“Stand fast therefore in the liberty wherewith Christ hath made us free, and be not entangled again with the yoke of bondage” (Galatians 5:1).
Freedom to Teach
As home educators, not only do our children enjoy freedom, but we have many areas of freedom as well. We are free to choose the curriculum or program or philosophy of education that fits our family best. We are free to teach in whatever style we are gifted in teaching. Some of us have the ability to make learning fun for our kids and we are free to employ that in our children’s education. Some of us know how to create a literature-rich environment that is conducive to deep study. Some of us know how to create a learning space that is comfortable and engaging and our children love to learn there. Some of us have strengths in nature study and narration. Some of us are chefs or engineers or entomologists and we are free to share our expertise with our children. Some of us homestead and can teach our children about the earth and animal husbandry and carpentry and energy and self-sufficiency. Some of us are educators by profession and understand a scope and sequence and follow guidelines and textbooks to completion. Some of us understand how to create a delight-directed education for our children, and some prefer to follow a more classical method.
We are free to teach in whatever way we are created to do so, and no matter the method, no matter the environment, no matter the philosophy or teaching style, our children succeed.4 Freedom: it’s why we homeschool!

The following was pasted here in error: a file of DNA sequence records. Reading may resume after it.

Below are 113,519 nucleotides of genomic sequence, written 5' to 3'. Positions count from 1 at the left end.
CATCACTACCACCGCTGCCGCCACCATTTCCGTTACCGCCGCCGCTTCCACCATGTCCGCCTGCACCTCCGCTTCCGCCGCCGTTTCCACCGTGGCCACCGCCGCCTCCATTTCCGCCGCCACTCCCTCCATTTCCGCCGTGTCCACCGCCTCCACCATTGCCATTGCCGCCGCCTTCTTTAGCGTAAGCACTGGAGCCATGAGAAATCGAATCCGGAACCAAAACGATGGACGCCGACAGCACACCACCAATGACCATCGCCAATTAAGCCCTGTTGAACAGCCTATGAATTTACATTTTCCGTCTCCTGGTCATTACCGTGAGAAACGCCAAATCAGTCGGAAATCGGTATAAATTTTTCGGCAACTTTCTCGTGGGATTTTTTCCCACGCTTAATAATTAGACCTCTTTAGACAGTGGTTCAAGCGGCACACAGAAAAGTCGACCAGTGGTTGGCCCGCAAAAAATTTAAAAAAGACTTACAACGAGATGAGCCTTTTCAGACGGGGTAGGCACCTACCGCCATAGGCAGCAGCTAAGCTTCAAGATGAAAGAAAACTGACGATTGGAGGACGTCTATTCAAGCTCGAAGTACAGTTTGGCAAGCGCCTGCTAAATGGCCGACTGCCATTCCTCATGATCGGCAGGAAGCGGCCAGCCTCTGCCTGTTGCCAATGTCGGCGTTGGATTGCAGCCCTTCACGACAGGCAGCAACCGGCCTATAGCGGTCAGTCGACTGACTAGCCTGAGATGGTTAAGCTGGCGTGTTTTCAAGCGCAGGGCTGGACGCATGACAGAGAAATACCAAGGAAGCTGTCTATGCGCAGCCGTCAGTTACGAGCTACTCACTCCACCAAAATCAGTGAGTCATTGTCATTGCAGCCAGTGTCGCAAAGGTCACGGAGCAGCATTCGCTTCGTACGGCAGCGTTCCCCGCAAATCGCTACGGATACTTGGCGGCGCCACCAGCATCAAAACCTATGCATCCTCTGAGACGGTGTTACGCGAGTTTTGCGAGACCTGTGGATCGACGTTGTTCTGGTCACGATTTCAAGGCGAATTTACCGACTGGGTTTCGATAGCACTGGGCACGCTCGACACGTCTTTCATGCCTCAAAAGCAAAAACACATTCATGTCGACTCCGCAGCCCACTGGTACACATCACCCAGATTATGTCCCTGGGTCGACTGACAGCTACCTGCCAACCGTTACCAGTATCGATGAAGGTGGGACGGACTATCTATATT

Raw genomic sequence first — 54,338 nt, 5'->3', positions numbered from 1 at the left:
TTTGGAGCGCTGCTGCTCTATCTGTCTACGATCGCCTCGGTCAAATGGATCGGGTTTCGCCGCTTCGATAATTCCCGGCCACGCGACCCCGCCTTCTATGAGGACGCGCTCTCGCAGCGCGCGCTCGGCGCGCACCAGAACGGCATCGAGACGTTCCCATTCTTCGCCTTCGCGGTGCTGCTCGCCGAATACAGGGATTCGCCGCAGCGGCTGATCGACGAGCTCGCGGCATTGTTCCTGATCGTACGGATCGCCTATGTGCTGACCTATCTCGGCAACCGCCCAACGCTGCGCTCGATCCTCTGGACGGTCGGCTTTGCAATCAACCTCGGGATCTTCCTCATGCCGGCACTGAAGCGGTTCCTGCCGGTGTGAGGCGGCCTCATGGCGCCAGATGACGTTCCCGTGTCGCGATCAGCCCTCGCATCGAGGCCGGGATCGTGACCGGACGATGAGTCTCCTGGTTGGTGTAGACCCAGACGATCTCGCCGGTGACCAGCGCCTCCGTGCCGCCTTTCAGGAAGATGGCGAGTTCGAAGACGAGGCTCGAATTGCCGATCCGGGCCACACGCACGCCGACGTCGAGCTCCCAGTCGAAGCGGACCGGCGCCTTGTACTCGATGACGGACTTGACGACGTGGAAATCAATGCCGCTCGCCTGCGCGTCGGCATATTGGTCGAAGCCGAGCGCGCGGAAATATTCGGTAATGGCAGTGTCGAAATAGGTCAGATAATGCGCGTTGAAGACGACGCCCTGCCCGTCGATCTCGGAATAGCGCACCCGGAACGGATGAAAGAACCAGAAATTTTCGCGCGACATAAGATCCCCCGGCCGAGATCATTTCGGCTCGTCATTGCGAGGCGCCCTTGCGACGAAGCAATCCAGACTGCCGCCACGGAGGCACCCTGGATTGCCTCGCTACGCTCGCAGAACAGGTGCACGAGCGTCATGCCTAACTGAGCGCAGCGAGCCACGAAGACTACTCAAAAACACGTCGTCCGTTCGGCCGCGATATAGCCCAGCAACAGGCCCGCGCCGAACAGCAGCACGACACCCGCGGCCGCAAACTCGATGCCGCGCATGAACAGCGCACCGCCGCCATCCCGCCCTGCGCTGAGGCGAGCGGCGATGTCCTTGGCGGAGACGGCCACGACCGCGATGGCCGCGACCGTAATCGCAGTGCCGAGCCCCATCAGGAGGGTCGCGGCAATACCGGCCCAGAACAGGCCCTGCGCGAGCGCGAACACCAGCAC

Spiritual Freedom I am thankful every day for the continued freedom to educate our children in our own home, in any manner we choose, and under our own Biblical values and specific spiritual instruction. I have the freedom to show my children their Creator in every topic we study, in every book we read, in every plant or animal or season. His glory is revealed in all of creation and I am free to give my children a Christian and Biblical worldview in every subject. I am free to share this life-giving Scripture with them without fear of reprimand:
“Then said Jesus to those Jews which believed on him, If ye continue in my word, then are ye my disciples indeed; And ye shall know the truth, and the truth shall make you free. If the Son therefore shall make you free, ye shall be free indeed” (John 8:31-31; 36).
Freedom: Past and Future Just as the pilgrims carved out a place of freedom for many, pioneers of homeschooling paved the way for our educational freedom. And just as the cost to the pilgrims was heavy, so was the cost to those homeschooling pioneers. Some lived in fear of the authorities taking their children away, some spent a lifetime fighting the legal fight, some lived ostracized from society, and some quietly taught their children to love learning and love their enemies. Some were silent, but their fruit spoke loudly to onlookers, as their children beamed in excellence of character. Some were loud enough that people heard and listened: “Home education works!” We are so grateful and thankful for the pathway of freedom laid out for us and for our future generations.